Prostate cancer treatment including surgery and radiation can be devastating to the body, leading to many side effects including problems urinating.
“I bounced between total incontinence to complete blockage,” said Ian Pattison, who suffered with the condition for 13 years. “But then, I met Dr. Shahrour.”
Dr. Walid Shahrour, one of the new urologists at the Thunder Bay Regional Health Sciences Centre, is bringing hope to many men in Northwestern Ontario. He pioneered a revolutionary new operation for prostate cancer survivors – and Pattison was the first in world to receive it.
“He said, ‘This procedure is going to change your life.’ And he was absolutely right,” Pattison said.
Pattison was diagnosed with prostate cancer in 2005. He underwent surgery to remove his prostate followed by radiation treatment. Unfortunately, the treatment led to urethral damage, a common side effect. The sphincter that holds back urine at the bladder was destroyed. The urethra itself would repeatedly scar over until Pattison was completely blocked. He estimated he had to go to Emergency a dozen times – almost once a year – for a catheter and to get the scar tissue scraped.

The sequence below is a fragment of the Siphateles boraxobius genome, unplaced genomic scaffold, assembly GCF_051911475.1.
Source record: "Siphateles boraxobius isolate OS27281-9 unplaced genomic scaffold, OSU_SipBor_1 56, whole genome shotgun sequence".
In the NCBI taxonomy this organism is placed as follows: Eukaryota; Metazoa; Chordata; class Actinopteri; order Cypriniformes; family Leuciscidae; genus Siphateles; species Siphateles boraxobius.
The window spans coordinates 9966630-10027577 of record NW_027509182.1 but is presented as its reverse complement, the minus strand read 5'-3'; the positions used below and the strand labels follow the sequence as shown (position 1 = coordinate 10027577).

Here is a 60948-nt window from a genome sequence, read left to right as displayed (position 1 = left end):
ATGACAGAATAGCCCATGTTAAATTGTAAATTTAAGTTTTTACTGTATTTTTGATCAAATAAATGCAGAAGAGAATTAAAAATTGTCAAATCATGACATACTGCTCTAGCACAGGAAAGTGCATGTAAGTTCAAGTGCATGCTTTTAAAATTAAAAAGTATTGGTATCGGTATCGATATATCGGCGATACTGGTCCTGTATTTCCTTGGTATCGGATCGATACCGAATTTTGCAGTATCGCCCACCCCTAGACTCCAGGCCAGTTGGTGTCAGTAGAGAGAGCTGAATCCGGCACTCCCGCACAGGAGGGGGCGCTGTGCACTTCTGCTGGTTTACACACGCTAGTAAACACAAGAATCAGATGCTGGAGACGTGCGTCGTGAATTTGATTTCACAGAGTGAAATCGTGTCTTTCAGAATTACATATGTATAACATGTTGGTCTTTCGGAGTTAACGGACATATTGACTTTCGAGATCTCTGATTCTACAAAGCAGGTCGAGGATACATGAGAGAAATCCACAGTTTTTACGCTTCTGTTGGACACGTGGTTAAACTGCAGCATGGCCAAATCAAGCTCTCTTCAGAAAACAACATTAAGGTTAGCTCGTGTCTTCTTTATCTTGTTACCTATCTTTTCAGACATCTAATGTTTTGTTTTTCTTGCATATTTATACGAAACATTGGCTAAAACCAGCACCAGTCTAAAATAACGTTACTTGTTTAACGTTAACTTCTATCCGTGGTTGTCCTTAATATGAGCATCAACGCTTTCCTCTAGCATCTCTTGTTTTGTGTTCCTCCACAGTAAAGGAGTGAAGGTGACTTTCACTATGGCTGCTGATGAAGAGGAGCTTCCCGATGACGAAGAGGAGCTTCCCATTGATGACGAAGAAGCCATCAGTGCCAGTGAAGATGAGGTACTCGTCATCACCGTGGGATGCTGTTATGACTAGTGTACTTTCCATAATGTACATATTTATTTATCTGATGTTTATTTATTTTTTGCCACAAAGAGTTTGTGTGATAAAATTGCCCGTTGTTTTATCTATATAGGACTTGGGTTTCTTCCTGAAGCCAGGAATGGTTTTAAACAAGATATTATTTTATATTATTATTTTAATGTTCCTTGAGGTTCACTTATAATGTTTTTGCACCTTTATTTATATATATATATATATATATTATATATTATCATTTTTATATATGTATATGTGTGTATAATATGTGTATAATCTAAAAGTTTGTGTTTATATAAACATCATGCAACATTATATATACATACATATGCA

“Men who have to go through post-prostate cancer issues – it’s awful. It can ruin your life and take over,” Pattison said.
Dr. Shahrour is a urologist specializing in reconstructive surgery. He wanted to eliminate urethral scarring.
“Patients who experience urination problems are miserable,” Dr. Shahrour said. Blockages occur in part because the urethra is a thin tube. Even minimal scarring can disrupt the flow.
Dr. Shahrour answer was to widen this tube using some tissue from the patient’s cheek. The skin graft is then attached to the pubic bone, giving it a firm base. It’s this last step that was most revolutionary.
“Nobody else thought about attaching to the bone. And it works. The graft was able to get the blood supply from the bone, and the urethra became a much wider connection.”
In theory, this widening of the tube should prevent scar tissue from building up. However, Dr. Shahrour said he will have to follow patients for at least two years to confirm results.
“The two-year follow-up is important. If patients are still doing well after two years, it will show the procedure is successful.”
Pattison had his procedure 18 months ago and so far there aren’t any signs of blockage. In Pattison’s case, Dr. Shahrour recommended an artificial urinary sphincter (AUS). This is like a mechanical cuff that closes the urethra preventing incontinence. A small pump in the scrotum opens up the cuff allowing the person to urinate normally before closing again automatically.
“It works perfectly – I couldn’t be happier,” Pattison said.
The side effects of prostate cancer treatment can change people’s lives. You can help change them back. Donate online at healthsciencesfoundation.ca/donate-now or call our Donation Centre at (807) 345-4673 and simply designate your gift to the Urology Fund.